Michelle Lensink

Contamination Notification Protocols

This speech is to move that the Statutory Authorities Review Committee inquire into and report on the operations of the Environment Protection Authority, particularly regarding public notification protocols of contamination.

The Hon. J.M.A. LENSINK (15:50): I move:

That the Statutory Authorities Review Committee inquire into and report on the operations of the Environment Protection Authority, particularly regarding public notification protocols of contamination.

As many honourable members would be aware, there are a lot of contaminated sites around South Australia due to unfortunate past practices. Regular offenders are old dumps, service stations, foundries, tanneries, factories, etc. In 2007, we agreed to the site contamination legislation, which had the effect of retrospectively establishing a statutory responsibility regime for pollution which had occurred pre 1995. The situation prior to that was that the EPA could not pursue polluters who had caused contamination before that time.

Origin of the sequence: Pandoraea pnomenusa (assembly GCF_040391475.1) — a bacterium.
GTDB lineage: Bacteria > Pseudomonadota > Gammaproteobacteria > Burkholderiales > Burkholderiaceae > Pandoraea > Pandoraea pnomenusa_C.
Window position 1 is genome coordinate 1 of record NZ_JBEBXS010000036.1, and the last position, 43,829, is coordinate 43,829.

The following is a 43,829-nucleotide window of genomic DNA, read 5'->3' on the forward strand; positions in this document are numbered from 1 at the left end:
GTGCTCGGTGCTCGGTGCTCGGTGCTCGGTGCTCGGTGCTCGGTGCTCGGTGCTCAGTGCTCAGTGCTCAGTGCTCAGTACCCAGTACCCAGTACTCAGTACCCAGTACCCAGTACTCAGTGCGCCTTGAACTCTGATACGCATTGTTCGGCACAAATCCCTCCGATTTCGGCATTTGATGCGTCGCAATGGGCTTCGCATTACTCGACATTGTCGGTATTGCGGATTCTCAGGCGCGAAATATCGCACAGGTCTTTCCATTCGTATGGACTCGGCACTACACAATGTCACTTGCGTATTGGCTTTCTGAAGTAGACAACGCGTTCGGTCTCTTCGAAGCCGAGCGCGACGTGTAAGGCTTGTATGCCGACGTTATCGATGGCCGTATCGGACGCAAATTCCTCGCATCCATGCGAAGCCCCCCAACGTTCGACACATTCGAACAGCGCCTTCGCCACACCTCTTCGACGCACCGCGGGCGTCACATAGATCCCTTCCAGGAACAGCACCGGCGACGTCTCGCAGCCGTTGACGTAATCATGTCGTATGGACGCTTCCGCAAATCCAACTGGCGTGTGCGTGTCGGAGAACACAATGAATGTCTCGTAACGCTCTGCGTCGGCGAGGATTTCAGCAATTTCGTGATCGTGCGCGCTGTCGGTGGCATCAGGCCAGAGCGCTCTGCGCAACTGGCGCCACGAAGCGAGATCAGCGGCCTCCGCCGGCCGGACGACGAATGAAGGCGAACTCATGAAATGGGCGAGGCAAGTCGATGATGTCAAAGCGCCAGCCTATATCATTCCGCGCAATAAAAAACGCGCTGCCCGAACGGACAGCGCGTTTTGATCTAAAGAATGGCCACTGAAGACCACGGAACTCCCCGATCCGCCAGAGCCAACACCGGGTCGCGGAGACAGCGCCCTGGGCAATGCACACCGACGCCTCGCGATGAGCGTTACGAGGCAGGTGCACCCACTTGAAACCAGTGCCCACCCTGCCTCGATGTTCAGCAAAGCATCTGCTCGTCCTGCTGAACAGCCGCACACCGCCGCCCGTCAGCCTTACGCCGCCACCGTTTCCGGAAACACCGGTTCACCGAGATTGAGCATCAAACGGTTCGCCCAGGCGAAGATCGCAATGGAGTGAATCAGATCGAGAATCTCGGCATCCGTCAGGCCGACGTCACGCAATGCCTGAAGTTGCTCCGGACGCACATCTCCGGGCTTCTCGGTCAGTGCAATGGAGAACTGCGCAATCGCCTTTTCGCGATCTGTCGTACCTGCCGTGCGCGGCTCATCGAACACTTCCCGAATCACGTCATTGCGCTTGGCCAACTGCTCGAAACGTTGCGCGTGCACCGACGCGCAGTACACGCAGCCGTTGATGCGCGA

The legislation provided that, depending on the circumstances of particular contamination, the polluter would be required to pay, or if the land has been onsold with full disclosure to the current owner of the source site they would then be liable for the pollution. That is done on a risk management process which, generally speaking, I think all stakeholders agreed to. There are high standards required for remediation for what are termed 'sensitive use sites', which include residential sites and preschools due to the risk to children.

There is a requirement in the Environment Protection Act in section 83 to notify where there has been either serious or material environmental harm caused or threatened. Section 83A requires that notification of site contamination of underground water must be made to the EPA. There are some fairly stiff penalties for people who are made aware, through whatever means, that there is contamination or environmental harm but do not do so. I understand that, for any contamination that had taken place prior to the promulgation of the act in 2007, in effect, any body corporate or individual would be off the hook because that aspect of it may not have been retrospective.

It does the beg the question, though, what really is the requirement for the EPA to notify the public? This is partially addressed in section 103N of the act, which refers to special management areas. Subsection (1) provides: